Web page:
The origin of viruses is also controversial. Some viruses, such as the pox viruses, are so complex that they appear to have been derived from some kind of living eukaryote or prokaryote. The origin of the poxvirus could therefore resemble that of mitochondria and chloroplasts, organelles within eukaryotic cells which are thought to have once been independent organisms. On the other hand, some viruses are extremely simple in structure, leading to the conclusion that these viruses are derived from cellular genetic material that somehow acquired the capacity to exist independently. This possibility is much more likely for most viruses; however, scientists still believe that the poxvirus is the exception to this scenario.
Types of viruses
Scientists have classified viruses according to the type of genetic material they contain. Broad categories of viruses include double-stranded DNA viruses, single-stranded DNA viruses, double-stranded RNA viruses, and single stranded RNA viruses. For the description of virus types that follows, however, these categories are not used. Rather, viruses are described by the type of disease they cause.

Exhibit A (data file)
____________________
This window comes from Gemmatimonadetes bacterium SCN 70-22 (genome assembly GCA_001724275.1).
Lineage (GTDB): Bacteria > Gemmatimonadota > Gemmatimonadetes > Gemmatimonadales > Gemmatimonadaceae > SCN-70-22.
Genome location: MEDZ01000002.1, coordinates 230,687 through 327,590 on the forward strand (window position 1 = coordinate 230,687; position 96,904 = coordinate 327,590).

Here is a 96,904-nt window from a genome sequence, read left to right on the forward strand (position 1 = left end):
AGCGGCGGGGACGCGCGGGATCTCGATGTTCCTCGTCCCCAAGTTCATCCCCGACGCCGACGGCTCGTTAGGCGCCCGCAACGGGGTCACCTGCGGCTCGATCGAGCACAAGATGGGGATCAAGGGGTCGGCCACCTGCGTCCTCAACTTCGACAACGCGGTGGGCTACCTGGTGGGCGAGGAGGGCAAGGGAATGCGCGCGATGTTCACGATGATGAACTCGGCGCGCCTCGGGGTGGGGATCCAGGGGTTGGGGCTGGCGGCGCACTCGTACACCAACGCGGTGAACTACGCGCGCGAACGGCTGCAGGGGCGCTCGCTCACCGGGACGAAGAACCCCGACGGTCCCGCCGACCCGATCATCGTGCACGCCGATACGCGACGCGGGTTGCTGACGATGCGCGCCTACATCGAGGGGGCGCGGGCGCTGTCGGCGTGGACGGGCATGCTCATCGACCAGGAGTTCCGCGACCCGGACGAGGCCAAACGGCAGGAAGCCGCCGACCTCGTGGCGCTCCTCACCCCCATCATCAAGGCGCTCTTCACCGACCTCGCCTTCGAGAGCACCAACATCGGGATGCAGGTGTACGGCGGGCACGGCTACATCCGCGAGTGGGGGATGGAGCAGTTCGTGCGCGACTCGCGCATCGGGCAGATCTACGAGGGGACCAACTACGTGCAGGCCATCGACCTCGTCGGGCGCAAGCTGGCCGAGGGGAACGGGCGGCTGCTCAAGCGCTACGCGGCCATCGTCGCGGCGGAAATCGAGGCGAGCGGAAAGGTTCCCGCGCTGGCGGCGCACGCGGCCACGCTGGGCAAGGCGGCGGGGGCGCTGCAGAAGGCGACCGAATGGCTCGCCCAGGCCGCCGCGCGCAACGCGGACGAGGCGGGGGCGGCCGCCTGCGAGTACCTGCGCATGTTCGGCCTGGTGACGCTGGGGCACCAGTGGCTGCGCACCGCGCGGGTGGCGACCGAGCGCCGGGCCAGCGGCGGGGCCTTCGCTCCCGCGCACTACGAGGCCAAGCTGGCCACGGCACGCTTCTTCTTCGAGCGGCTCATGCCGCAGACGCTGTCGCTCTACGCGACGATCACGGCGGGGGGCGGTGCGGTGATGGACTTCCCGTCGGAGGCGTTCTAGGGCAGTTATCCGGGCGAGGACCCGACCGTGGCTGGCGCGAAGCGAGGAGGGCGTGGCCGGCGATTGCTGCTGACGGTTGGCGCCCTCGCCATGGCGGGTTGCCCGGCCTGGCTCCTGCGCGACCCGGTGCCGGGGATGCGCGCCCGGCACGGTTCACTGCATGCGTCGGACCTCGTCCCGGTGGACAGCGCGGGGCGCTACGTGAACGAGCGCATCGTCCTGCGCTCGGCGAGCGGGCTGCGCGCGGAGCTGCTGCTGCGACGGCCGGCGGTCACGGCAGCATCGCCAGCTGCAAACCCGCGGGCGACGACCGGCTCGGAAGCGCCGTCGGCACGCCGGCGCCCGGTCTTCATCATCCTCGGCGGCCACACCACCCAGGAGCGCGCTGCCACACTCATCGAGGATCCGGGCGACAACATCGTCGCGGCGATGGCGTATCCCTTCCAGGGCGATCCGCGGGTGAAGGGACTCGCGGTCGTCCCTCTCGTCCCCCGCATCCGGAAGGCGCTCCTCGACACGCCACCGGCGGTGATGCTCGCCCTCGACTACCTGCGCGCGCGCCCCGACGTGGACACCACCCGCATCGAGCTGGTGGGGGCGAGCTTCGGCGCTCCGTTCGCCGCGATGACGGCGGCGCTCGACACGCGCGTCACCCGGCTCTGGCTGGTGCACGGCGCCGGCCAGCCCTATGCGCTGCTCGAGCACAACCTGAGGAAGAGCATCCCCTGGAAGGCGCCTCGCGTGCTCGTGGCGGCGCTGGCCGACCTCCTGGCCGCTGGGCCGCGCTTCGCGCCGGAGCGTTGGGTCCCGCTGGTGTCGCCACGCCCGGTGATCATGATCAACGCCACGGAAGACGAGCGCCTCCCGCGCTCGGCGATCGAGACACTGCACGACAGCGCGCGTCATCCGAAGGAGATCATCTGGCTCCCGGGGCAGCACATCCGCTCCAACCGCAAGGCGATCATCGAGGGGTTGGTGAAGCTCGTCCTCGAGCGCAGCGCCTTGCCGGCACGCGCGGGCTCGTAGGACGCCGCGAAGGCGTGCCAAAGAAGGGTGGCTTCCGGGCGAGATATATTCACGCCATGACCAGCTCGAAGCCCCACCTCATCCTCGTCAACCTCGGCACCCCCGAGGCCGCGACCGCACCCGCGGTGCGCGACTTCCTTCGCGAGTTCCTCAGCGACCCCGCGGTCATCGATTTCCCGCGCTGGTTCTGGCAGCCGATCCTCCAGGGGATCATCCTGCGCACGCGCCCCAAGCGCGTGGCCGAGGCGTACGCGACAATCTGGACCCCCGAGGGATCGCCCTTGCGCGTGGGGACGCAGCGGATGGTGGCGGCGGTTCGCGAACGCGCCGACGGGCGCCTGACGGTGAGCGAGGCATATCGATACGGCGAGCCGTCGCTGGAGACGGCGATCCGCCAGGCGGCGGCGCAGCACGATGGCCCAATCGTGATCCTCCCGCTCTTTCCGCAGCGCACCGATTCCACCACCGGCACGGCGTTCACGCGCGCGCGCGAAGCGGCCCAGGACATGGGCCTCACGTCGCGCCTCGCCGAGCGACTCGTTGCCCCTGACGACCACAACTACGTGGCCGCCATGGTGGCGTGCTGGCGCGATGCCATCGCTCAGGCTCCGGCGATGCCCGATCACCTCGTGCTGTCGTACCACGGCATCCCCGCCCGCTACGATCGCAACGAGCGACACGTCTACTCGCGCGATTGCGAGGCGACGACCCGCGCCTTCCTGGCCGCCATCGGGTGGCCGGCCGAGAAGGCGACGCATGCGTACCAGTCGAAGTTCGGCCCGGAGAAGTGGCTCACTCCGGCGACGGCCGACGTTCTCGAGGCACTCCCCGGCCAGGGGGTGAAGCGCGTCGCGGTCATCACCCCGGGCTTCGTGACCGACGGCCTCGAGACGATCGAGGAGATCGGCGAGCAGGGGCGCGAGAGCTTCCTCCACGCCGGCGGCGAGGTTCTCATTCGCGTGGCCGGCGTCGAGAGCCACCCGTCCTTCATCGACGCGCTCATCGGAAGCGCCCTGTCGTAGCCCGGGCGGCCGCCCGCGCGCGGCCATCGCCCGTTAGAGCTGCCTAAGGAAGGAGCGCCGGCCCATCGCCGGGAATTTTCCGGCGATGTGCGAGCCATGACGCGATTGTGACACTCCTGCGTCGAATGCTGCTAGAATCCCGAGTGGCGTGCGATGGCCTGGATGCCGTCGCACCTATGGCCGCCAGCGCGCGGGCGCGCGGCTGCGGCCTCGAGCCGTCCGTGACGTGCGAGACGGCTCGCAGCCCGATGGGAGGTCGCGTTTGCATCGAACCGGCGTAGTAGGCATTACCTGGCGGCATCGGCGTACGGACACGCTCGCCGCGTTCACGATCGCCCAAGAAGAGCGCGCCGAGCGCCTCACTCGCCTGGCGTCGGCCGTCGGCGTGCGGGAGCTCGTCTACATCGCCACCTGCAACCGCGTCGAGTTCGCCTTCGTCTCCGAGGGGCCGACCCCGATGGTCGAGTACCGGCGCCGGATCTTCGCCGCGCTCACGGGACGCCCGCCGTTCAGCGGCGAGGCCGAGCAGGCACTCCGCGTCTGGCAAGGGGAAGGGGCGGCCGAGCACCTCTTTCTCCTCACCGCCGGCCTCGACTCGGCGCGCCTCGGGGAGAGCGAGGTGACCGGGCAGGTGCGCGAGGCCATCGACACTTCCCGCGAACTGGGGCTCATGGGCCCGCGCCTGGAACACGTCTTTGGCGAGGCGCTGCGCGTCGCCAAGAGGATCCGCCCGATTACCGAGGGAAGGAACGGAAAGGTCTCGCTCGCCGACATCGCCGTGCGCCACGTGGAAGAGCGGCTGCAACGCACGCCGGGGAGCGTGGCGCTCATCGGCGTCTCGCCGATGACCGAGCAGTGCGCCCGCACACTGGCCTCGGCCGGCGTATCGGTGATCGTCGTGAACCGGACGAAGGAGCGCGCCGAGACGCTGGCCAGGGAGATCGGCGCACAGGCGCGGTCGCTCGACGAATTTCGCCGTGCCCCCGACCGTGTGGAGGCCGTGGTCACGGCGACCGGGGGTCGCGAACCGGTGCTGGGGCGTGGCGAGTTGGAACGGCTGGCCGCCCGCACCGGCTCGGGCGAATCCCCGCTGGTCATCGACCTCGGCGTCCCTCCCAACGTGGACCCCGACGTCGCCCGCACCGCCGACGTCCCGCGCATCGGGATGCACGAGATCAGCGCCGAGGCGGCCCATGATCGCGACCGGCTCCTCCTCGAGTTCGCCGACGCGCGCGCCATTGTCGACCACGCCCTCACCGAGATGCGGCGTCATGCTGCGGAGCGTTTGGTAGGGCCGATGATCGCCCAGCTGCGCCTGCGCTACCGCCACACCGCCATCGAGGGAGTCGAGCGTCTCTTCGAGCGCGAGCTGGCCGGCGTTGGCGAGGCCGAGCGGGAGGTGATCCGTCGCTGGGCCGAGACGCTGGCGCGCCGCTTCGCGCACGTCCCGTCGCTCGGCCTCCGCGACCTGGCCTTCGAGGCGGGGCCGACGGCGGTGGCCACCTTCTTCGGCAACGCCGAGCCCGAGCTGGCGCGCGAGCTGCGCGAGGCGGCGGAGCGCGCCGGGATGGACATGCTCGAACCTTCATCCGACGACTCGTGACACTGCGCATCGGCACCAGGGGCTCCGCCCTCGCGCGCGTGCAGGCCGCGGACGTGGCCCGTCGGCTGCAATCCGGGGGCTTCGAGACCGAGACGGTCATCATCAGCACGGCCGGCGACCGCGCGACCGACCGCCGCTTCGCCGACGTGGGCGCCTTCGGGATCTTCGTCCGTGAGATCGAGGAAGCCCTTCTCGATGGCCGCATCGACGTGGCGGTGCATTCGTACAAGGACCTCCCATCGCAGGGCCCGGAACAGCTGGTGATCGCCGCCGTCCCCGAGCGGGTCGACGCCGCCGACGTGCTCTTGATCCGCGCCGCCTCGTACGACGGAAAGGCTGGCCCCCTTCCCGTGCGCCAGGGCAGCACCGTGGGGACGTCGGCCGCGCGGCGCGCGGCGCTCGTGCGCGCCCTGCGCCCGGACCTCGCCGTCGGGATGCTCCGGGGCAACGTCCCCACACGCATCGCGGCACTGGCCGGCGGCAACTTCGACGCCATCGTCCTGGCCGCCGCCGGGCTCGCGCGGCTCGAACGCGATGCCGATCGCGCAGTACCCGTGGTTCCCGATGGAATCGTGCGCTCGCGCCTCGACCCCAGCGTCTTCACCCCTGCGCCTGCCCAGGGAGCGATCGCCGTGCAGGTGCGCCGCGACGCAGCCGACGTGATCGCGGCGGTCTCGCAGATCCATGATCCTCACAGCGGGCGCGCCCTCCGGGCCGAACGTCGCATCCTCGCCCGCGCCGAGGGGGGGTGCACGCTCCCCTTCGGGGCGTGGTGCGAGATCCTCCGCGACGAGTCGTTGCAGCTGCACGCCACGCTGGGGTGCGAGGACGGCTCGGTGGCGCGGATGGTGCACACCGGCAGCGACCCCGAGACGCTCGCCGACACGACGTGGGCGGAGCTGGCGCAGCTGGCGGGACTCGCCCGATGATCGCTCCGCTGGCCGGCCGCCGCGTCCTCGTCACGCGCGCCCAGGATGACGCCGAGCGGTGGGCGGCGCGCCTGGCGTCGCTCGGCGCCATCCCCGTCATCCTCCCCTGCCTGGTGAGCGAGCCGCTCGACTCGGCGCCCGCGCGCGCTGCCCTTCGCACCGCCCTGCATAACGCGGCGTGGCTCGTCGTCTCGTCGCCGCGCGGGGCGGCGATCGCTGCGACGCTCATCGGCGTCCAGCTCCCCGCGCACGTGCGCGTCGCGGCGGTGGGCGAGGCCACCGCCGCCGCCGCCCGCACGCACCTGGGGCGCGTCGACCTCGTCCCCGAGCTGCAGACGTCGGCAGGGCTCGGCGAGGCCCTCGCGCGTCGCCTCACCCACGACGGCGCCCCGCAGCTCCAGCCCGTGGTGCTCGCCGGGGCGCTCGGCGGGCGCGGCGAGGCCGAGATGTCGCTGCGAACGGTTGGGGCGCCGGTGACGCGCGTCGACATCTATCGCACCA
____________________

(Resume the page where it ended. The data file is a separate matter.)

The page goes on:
These helical, enveloped, single-stranded RNA viruses cause pneumonia, croup, measles, and mumps in children. A vaccine against measles and mumps has greatly reduced the incidence of these diseases in the United States. In addition, a paramyxovirus called respiratory syncytial virus (RSV) causes bronchiolitis (an infection of the bronchioles) and pneumonia.
Flaviviruses (from the Latin word meaning "yellow") cause insect-carried diseases including yellow fever, an often fatal disease characterized by high fever and internal bleeding. Flaviviruses are single-stranded RNA viruses.
The two filoviruses, Ebola virus and Marburg virus, are perhaps the most lethal of all human viruses. Both cause severe fevers accompanied by internal bleeding, which eventually kills the victim. The fatality rate of Marburg is about 60%, while the fatality rate of Ebolavirus is about 90%. Both are transmitted through contact with body fluids. Marburg and Ebola also infect primates.
Rhabdoviruses are bullet-shaped, single-stranded RNA viruses. They are responsible for rabies, a disease that affects dogs, rodents, and humans.
- Virus - Structure Of Viruses
- Virus - Viral Infection
- Virus - Poxviruses
- Virus - Herpesviruses
- Virus - Adenoviruses
- Virus - Papoviruses
- Virus - Hepadnaviruses
- Virus - Parvoviruses
- Virus - Orthomyxoviruses
- Virus - Enteroviruses
- Virus - Rhinoviruses
- Virus - Retroviruses